“Even though there are very real structural barriers in place, we have to see the White House and the president feeling the same rage, fury and frustration as we do,” said Litman, the progressive organizer. “We have to see that he sees the crisis and is not afraid to do everything in his power because he asks us to sacrifice and organize ourselves.”

With Democrats narrowly controlling the equally divided Senate thanks to Vice President Kamala Harris’ ability to break a tie vote, Biden nonetheless saw much of his legislative agenda derailed.

Until Thursday, he had been reluctant to ask Democratic leaders to change the filibuster rule requiring 60 votes to advance legislation – after briefly doing so in a failed effort to push through voting rights protections. – to codify the right to abortion in federal law.

The spurting of new revelations about President Trump’s role in fomenting the mob that attacked police officers and stormed the Capitol in a brazen attempt to prevent Senate certification of Biden’s election victory only helps. add to the pressure on the administration. Pressure on the Justice Department to prosecute the former president — and Biden’s potential 2024 challenger — has grown in recent weeks.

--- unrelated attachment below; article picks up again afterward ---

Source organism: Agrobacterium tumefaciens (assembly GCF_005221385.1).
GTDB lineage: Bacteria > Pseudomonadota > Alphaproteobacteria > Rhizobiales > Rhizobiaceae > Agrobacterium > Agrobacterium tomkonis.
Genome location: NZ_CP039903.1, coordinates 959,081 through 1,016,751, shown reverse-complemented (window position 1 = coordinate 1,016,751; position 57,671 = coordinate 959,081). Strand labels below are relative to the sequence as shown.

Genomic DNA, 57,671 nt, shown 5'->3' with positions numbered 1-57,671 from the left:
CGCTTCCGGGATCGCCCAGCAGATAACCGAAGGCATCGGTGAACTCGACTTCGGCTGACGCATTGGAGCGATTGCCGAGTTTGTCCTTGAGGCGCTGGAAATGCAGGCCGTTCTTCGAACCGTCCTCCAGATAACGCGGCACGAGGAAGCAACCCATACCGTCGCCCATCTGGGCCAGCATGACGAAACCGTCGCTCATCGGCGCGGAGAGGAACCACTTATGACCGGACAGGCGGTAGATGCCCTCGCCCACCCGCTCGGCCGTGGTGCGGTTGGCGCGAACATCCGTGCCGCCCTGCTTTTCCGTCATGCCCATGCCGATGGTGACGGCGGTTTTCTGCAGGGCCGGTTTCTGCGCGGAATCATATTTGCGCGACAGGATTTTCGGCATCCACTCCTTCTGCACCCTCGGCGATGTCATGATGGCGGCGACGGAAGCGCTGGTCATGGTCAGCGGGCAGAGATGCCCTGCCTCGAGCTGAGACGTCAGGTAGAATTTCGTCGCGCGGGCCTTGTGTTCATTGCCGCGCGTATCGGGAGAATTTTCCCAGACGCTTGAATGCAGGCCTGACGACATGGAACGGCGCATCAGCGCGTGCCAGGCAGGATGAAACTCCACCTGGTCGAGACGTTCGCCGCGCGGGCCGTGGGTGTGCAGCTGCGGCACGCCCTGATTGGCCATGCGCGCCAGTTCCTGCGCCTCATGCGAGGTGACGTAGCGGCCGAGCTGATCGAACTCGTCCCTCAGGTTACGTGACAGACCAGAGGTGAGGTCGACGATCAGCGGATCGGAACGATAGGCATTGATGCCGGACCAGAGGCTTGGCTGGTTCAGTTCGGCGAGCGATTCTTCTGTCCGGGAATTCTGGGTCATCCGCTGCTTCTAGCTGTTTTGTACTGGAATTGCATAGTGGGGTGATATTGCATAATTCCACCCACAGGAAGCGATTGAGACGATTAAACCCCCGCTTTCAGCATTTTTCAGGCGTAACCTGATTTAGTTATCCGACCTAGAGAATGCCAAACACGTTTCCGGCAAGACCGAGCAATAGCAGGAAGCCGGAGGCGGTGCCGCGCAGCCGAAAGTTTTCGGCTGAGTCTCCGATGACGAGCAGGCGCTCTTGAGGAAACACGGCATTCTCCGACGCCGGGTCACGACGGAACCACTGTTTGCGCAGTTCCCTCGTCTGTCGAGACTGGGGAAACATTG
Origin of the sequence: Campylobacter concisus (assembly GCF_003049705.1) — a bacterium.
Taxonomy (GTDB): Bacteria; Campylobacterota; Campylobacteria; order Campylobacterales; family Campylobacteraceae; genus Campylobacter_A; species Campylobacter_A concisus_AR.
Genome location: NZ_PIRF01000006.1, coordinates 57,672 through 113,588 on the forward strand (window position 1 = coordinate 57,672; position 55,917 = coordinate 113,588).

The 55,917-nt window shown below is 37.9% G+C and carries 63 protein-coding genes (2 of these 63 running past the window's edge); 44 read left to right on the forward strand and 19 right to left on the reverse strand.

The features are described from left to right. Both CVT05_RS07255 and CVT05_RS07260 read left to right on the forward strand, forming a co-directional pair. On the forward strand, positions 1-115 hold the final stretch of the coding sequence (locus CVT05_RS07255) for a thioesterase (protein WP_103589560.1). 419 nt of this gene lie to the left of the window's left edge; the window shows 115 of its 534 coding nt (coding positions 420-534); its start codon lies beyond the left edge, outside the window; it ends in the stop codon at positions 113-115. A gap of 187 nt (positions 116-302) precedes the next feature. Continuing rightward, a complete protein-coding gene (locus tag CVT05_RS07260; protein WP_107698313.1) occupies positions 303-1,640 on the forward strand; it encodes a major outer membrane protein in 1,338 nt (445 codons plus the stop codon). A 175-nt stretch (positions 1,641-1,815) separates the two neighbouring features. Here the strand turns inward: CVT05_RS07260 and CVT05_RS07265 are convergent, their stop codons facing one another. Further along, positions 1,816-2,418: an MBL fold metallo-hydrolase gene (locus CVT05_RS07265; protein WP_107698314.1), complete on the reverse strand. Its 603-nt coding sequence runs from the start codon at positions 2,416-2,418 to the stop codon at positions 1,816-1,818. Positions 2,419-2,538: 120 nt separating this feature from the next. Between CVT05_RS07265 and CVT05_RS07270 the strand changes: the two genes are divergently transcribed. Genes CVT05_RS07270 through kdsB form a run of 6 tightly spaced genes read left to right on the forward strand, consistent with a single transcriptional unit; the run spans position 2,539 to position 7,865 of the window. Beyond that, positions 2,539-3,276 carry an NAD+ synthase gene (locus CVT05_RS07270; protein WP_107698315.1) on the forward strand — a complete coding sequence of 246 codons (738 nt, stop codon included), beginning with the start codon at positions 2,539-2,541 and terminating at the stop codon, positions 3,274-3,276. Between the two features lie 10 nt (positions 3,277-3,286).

Biden’s apprehension about such actions, aides privately confirm, stems primarily from a sense that they would be perceived as political expediency and exacerbate the country’s already extreme polarization. But with an approval rating of just 39%, Biden and the Democrats face a potentially disastrous midterm election — especially if frustrated progressive voters choose not to run.

Comments are closed.